In our daily lives we transition constantly from places and activities. Thanks to schedules and daily routines, we have a map of what our day generally entails. Now imagine you are asked to start a project, but all information regarding expectations and deadlines is being withheld until after the project has already begun. That scenario would almost certainly leave you feeling frustrated and anxious. Knowing what is expected and when it is needed gives us a sense of accountability, responsibility and contentment.
Those feelings of frustration and anxiety when expectations and schedules are unclear may last longer and be more intense for individuals with an Autism Spectrum Disorder (ASD). They may exhibit their frustration in the form of tantrum-like behaviors, which may include screaming, hitting, biting, scratching, throwing themselves on the floor and/or other self-injurious behaviors.
Managing this type of anxiety involves two key components. While we want children to follow routines and schedules, we also want them to be flexible enough to handle situations that are unscheduled and to cope with unanticipated events. To effectively manage anxiety, we focus on utilizing schedules to increase compliance and how to handle unexpected events that arise.
A schedule is usually used so the child can refer to it and have a visual reminder of what is occurring throughout their day. We can use different types of schedules:
Picture schedules allow the child to visually see the type of activity coming up (i.e. numbers for math, a swing for the park, etc.)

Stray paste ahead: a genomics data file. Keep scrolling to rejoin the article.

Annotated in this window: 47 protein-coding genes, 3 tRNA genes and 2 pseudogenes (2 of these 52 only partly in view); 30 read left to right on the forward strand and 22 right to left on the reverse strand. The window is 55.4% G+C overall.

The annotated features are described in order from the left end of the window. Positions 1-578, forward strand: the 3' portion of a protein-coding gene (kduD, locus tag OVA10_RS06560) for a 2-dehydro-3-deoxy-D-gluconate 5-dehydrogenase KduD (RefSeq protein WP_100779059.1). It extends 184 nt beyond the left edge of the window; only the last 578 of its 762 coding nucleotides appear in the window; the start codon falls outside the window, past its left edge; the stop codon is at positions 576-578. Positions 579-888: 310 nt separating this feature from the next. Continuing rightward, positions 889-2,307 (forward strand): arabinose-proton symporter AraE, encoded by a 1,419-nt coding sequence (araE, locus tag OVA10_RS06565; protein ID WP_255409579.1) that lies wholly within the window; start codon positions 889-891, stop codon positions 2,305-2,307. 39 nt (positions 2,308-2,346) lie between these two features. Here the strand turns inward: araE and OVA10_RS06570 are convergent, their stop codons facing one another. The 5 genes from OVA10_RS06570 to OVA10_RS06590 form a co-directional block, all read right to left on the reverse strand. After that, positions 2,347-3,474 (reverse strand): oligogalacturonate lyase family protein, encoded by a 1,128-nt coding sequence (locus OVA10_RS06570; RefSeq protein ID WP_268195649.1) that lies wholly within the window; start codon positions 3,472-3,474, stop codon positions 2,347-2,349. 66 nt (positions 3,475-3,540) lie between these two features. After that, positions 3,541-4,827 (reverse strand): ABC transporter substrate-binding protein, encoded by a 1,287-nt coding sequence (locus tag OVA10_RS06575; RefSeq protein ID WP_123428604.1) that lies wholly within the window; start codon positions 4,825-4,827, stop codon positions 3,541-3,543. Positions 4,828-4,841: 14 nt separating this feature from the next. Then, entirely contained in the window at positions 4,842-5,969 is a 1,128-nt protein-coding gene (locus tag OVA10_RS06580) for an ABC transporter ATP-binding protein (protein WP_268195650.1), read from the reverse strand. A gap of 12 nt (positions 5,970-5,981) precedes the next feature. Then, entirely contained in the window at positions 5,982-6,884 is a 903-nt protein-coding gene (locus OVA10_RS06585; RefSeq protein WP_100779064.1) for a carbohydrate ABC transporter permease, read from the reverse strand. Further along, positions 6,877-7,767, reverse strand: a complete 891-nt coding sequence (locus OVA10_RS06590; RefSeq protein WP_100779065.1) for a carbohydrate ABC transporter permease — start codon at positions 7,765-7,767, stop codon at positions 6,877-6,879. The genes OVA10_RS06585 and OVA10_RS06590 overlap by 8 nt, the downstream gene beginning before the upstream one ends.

A child who can read may benefit from smaller to no pictures and many to all words on their schedule. We also like to fade pictures as the child makes more associations with the activity using words rather than pictures.
There are many other types of schedules that can be used depending on the child’s age, needs and preferences.
Along with schedules, we utilize timers and verbal cues as additional signals that the current activity is close to ending and that a transition is coming. Typically, when we give reminders of what is expected or what is coming up, we see a smoother and quicker transition than when those cues are not presented. Something as simple as “2 minutes left until lunch time” can make all the difference.
This brings us to the unexpected situations. Sometimes a store is closed, there is no glue left for arts and crafts, or bad weather interrupts an outdoor play date. Unforeseen circumstances like these can lead to tantrum-like or self-injurious behaviors. For these situations, we suggest using breathing and calming techniques as well as social stories to help bring awareness to the situation. These techniques are not taught during an “episode” but should be introduced preemptively during more relaxed moments. Explaining that certain items aren’t available or that something can’t happen is easier and often better received outside of the situation since the child is not in a heightened state of anxiety or frustration. These strategies can also help in situations where you can anticipate a difficult situation like loud noises or crowds.
These are just some of the many ways to alleviate anxiety and frustration when dealing with transitions and unexpected changes. The Behavior Technicians and BCBAs that work with your child can make schedules and social stories tailored to your child’s specific needs to promote independence.
Stephanie Riccardi, M.S., BCBA, LBA
Associate Clinical Director, New York
October 8, 2019